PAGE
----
Graham Stack in Berlin -
Sergei Chemezov, head of the state-controlled arms export agency Rosoboronexport and chief of the shadowy Siloviki Kremlin securities clan, carries a copy of Dan Brown's conspiracy thriller "The Da Vinci Code" whenever he flies.
"A very useful book," says maybe the most powerful man in Russia after President Vladimir Putin. But then adds, in case anyone gets the wrong impression, "sends me to sleep in two minutes."
Over the last two years, Rosoboronexport has transformed itself from a government office handling Russia's trade in weapons into a state-owned corporate raider that has launched a string of hostile takeover bids.
Rosoboronexport is now considered to be the key holding in ZAO Kremlin, the financial-industrial-military conglomerate that the Kremlin is building. It owns carmaker AvtoVAZ, helicopter plants, steel mills, engine builders, investment funds and metallurgical plants, among other things. Altogether, Rosoboronexport is represented on the board of directors of more than 20 export-oriented concerns, including Sukhoi, Almaz-Antei, Tactical Rocket Weapons, Ulan Ude Aviation Plant, OAO Moscow Helicopter Plant Milya and others.
The man in the shadows
Sergei Chemezov was born in 1952 in Irkutsk, and with training in the special services, arrived in Dresden, East Germany in 1983 as representative of an industrial association. Shortly afterwards, a young KGB agent from Leningrad moved into the same house. That young man's name was Vladimir Putin, and over a period of four years they were neighbours and friends as well as colleagues.
When Putin was hired by the late-president Boris Yeltsin to work in the presidential administration in 1996, Putin got a job for his Dresden-days buddy in the same department.
Chemezov's career in arms exports started with Putin's appointment as prime minister in 1999 and a year later the now President Putin appointed Chemezov deputy head of Rosoboronexport. One of Putin's very first actions as president was to take control of the state arms export agency, a nest of corruption and influence peddling. By April 2004, a month after Putin began his second term as president, Chemezov was promoted to head of the agency. It was as if the last four years were a preparation for this point and Chemezov's appointment marked the start of a new direction for Russia and a changing of the guard, as Yeltsin's team was eased out of the Kremlin and replaced by loyal Putin-ites.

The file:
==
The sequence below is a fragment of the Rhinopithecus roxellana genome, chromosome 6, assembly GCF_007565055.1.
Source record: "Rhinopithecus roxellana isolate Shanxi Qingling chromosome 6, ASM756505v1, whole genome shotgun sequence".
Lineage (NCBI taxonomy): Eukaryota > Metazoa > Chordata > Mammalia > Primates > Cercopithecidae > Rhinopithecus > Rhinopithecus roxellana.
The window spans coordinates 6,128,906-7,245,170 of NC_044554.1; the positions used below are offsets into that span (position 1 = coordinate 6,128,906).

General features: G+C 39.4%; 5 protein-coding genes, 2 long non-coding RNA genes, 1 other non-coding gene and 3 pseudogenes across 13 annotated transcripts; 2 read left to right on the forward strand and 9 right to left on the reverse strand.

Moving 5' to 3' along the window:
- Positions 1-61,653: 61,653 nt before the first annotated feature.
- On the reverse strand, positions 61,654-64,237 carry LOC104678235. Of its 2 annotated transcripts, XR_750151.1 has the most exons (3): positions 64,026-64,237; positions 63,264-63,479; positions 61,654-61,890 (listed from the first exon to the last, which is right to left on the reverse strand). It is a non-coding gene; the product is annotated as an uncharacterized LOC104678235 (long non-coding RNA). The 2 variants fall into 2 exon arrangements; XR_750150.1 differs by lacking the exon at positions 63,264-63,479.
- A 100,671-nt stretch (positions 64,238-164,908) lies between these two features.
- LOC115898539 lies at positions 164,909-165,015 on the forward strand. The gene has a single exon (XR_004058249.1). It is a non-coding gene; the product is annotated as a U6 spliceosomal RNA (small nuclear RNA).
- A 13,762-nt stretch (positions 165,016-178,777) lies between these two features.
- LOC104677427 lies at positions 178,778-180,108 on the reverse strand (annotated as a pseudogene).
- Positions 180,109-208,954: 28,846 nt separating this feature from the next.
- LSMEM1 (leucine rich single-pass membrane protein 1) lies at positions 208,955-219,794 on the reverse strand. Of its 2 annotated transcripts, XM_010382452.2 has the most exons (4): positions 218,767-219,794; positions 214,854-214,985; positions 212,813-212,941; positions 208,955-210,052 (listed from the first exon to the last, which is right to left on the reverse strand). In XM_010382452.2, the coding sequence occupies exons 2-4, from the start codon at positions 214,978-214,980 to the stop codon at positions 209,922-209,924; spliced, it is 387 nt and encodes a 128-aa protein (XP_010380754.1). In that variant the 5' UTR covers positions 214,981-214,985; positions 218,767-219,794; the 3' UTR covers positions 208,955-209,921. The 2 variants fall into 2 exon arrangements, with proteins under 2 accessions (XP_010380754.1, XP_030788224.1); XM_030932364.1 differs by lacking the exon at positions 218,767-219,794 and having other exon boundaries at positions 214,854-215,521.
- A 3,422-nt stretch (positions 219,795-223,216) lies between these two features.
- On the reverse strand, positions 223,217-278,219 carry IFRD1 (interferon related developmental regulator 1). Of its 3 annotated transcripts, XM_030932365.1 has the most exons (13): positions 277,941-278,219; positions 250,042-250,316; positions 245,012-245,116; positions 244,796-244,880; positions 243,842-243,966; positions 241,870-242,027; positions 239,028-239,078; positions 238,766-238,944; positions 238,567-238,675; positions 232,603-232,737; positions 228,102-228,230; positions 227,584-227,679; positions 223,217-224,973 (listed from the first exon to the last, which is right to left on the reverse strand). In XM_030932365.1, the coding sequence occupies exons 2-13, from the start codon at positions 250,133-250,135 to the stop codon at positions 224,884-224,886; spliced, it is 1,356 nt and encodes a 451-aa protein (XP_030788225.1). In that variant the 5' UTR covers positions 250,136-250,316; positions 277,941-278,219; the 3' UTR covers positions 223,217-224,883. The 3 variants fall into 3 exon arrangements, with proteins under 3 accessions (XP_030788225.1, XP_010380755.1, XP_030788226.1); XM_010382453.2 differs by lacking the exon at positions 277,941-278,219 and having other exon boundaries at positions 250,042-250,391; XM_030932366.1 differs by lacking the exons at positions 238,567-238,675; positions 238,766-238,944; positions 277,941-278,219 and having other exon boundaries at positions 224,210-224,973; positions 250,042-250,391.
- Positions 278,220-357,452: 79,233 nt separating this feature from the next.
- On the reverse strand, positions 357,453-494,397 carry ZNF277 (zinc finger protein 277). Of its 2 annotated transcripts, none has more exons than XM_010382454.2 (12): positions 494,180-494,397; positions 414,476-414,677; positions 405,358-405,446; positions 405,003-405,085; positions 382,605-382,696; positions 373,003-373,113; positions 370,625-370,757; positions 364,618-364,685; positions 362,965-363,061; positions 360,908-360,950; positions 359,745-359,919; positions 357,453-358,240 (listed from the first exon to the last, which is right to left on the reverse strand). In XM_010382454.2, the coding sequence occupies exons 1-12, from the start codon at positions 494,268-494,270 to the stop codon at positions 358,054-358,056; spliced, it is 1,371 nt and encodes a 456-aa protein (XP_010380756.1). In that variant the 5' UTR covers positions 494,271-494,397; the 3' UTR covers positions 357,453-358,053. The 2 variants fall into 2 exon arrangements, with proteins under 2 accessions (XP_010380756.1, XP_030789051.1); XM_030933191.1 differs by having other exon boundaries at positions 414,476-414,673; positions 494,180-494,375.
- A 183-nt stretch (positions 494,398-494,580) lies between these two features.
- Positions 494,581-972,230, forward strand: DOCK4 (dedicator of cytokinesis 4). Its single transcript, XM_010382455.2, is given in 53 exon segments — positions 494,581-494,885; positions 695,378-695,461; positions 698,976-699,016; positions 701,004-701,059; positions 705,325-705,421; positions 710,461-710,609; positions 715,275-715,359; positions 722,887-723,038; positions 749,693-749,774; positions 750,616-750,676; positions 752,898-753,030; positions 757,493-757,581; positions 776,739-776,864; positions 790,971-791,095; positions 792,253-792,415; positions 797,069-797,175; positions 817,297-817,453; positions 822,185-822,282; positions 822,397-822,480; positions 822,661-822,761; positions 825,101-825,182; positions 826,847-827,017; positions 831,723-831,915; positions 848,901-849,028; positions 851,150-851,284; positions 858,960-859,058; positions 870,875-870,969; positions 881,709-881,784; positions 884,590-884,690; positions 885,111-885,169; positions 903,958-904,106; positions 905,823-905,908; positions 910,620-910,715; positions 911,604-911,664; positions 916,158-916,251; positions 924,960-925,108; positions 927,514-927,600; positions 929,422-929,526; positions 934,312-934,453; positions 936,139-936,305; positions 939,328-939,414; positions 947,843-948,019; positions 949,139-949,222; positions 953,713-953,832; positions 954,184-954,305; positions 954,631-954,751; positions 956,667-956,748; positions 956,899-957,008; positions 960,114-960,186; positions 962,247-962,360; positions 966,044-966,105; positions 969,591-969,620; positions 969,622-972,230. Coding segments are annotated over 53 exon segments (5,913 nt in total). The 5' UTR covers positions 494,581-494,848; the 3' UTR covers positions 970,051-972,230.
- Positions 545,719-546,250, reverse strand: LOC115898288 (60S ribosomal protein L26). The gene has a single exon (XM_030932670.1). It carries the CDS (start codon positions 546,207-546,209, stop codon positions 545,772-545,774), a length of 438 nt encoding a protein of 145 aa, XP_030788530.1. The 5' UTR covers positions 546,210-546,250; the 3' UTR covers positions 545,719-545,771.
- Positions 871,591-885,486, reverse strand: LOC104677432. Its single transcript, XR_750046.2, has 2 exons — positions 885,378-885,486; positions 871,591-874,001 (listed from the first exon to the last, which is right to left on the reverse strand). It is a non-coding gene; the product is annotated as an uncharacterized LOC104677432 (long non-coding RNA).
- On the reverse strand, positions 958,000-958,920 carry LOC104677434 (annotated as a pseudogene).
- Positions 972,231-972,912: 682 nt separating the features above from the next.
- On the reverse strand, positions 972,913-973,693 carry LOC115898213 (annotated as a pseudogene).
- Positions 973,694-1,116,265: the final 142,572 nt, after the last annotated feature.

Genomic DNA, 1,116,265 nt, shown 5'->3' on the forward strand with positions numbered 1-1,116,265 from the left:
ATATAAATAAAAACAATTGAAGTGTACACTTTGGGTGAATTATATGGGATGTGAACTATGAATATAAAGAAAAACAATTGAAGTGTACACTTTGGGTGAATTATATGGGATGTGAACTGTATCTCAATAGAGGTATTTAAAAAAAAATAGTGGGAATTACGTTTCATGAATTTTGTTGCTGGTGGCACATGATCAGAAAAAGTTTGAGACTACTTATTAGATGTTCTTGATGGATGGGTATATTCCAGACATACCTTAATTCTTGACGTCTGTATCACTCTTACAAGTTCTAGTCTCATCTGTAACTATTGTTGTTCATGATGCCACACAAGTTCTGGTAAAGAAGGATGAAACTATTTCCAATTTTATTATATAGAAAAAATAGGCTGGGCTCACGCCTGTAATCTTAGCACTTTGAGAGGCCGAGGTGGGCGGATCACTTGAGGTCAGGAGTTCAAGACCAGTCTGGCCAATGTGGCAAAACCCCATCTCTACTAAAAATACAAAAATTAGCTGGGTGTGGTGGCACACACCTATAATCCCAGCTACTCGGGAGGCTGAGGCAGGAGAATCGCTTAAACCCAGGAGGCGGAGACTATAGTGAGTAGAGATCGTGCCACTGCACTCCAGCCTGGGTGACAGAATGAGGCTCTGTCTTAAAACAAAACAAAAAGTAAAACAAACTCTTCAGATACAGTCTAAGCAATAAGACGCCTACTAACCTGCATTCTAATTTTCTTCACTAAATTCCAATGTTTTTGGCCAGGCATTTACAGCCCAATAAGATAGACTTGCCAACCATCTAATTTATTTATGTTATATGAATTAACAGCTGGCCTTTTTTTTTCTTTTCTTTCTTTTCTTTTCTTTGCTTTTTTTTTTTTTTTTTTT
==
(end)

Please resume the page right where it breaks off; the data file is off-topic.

Immediately Rosoboronexport subsidiaries started snapping up shares of lucrative enterprises - and not only in the defence sector, but right across the industrial spectrum. Chemezov claims there is nothing sinister going on. He quips that, "one man's de-privatisation conspiracy is another's quest for diversification."
Worth its weight in gold
For Chemezov the defence sector is the key to Russia's quest to diversify from oil and gas exports. "Our mineral deposits are finite," says Chemezov, "There are few remaining undiscovered gas and oil deposits in Russia, and they are non-renewable. But high technology, including for military use, can be refined without end, and its price is stable and predictable, whereas oil has fluctuated from $8-60 a barrel over only the last 10 years."
Simply put the defence sector is worth more than gold, Chemezov says. "A state-of-the-art fighter jet costs around $50m. This is the price of two and half tonnes of gold. Russia produces 166-180 tonnes of gold per year, enough for 65 fighters. Our Irkutsk plant alone will turn out 32 Su-30s in 2007 - worth half of the gold mined in the country in the course of the year!"
Chemezov points out that the defence sector directly involves around 1,300 companies throughout Russia, and indirectly around 70% of all Russian industry. "Everyone knows that we have to get away from our country's dependency on commodity exports. We have to diversify our industrial production. Reforming Russian industry is simply a question of national security," he says.
But it is going to take a bit of alchemy to turn Russia's leaden defence sector into gold. Privatisation all but destroyed the sector after the Soviet military-industrial economy collapsed in 1991. Today, a third of Russian defence sector enterprises are in effect bankrupt, while innovation and investment has virtually ceased.
"Defence enterprises were privatised, robbed, stripped down, sold and resold for pennies. New owners bankrupted and sold for nothing the famous Chelyabinsk factory of measuring appliances - now it simply no longer exists," says an obviously irritated Chemezov. "Western investors also did their bit. The unique Stupino plant for producing blades for aviation turbines was sold to a Swiss company, who now use it to produce chocolate. And now we have to purchase these blades for military and civil aviation abroad at a high price All this directly threatens the country's national security."
Russian Knights Templar
Anyone watching Chemezov in action will soon start to feel like Robert Langdon, Brown's hero of "The Da Vinci Code", who believed he was surrounded by an intricate and powerful cabal that wields enormous unseen power. Clearly the leading state enterprises are closely interwoven. Take for example the appointment of Sergei Makarov as Rosneft's chief financial officer in June. Makarov was the CEO of helicopter-maker Oboronprom in 2003, but moved to state-owned VTB Bank in 2005 before landing at Rosneft - all these firms are closely associated with the Siloviki and represent their main interests in defence, finance and energy.